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He Yan 何晏

Mar 16, 2012 © Ulrich Theobald

He Yan 何晏 (190-249), courtesy name Pingshu 平叔, was a Confucian scholar of the Three Kingdoms period 三國 (220-280) and one of the founders of the "School of the Mystery" (xuanxue 玄學).

He was the son of general He Jin 何進 and grew up at the court of the warlord Cao Cao 曹操. He was highly admired for his refined senses and was married to Princess Jinxiang 金鄉公主, appointed Commandant-escort (fuma duwei 駙馬都尉) and given the title of Marquis within the Passes (guanneihou 關內侯). Under the regent Cao Shuang 曹爽 he rose to the post of Minister of Personnel (libu shangshu 吏部尚書) and actively took part in government affairs. He was later killed by the general and regent Sima Yi 司馬懿.

He Yan loved discussing the various interpretations of the Confucian Classic Zhouyi 周易 "Book of Changes" and the Laozi 老子, to which he wrote a commentary. He initiated the custom of the so-called "pure discussions" (qingtan 清談) with Wang Bi 王弼 and Xiahou Xuan 夏侯玄. He further assembled the various commentaries on the Lunyu 論語 "Confucian Analects" written by the Han period 漢 (206 BCE-220 CE) scholars Kong Anguo 孔安國, Bao Xian 包咸, Master Zhou 周氏, Ma Rong 馬融, Zheng Xuan 鄭玄, Chen Qun 陳群, Wang Su 王肅 and Zhou Shenglie 周生烈, as the Lunyu jijie 論語集解, which is the oldest surviving collection of commentaries to the Lunyu.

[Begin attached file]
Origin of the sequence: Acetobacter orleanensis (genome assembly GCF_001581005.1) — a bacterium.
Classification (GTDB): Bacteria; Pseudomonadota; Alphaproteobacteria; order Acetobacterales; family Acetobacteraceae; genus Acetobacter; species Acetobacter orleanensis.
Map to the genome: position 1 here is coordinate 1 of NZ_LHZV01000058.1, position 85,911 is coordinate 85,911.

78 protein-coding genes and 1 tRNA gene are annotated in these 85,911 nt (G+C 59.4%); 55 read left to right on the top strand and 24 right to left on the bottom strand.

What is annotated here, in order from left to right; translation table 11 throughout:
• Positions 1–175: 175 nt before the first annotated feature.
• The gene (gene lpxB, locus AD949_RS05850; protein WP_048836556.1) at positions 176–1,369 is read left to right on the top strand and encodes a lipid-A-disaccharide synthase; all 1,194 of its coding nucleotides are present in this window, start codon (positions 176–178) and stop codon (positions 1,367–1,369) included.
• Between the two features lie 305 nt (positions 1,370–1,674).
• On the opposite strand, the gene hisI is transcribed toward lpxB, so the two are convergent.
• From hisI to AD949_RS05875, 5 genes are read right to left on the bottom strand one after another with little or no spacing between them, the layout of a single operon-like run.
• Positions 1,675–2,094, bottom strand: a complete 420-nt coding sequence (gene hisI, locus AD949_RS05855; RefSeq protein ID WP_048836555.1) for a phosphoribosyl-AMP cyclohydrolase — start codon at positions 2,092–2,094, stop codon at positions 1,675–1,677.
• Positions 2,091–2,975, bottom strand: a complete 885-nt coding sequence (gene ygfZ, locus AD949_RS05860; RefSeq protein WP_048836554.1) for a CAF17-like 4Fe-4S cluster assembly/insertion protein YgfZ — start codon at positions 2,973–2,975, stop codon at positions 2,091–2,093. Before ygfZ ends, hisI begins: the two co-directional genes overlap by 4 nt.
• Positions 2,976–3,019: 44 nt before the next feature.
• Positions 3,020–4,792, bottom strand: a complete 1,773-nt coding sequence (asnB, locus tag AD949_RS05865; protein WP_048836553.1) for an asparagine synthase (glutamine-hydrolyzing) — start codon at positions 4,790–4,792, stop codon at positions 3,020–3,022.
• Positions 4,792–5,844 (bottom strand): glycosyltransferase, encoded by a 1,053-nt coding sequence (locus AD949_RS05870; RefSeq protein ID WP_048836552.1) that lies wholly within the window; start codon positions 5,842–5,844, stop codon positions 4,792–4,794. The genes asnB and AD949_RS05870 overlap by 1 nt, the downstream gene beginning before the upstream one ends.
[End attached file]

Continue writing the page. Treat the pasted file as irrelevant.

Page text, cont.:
As the founder of the School of Mystery, He Yan initiated a thoroughly new interpretation of the Confucian Classics that deviated from those of Han period scholars. This interpretation was heavily influenced by Daoist philosophy and saw wu 無 "the nothing" or dao 道 "the Way" as the origin of all things in the universe. This "nothing" was in place before all things came into being, and the dao is yet inherent in all existing things. Dao is often seen as nature (ziran 自然 "being in itself, being like it is"), and in the mind of all men it can be reflected on to go back to the real nature of things. He Yan elevated the Daoist philosopher Laozi to the same level as Confucius. The natural dao in Daoism corresponded in his view to the Confucian virtues kindheartedness (ren 仁) and righteousness (yi 義). The virtue of the mythological rulers of the past was so great that it resembled the unsurmountable dao. In the sphere of government, non-action (wuwei 無為) was therefore to be preferred in order not to disturb the natural order of society and the state. Non-activity in the form of virtuous and benevolent government was a better expression of the natural dao than the legalist, proactive style of reign that had prevailed during the Han period. The kindheartedness of the ruler is like a mountain, upon whose fundament all people and their necessities can grow in peace.

He Yan's Lunyu jijie has survived, but from his other writings only fragments are preserved in the commentary to the Liezi 列子, Liezi zhu 列子注, and the collection Shishuo xinyu 世說新語. These are the Wuminglun 無名論, Daodelun 道德論 and Daolun 道論.

Pang Pu 龐樸, ed. (1997). Zhongguo ruxue 中國儒學 (Shanghai: Dongfang chuban zhongxin), Vol. 2, 77.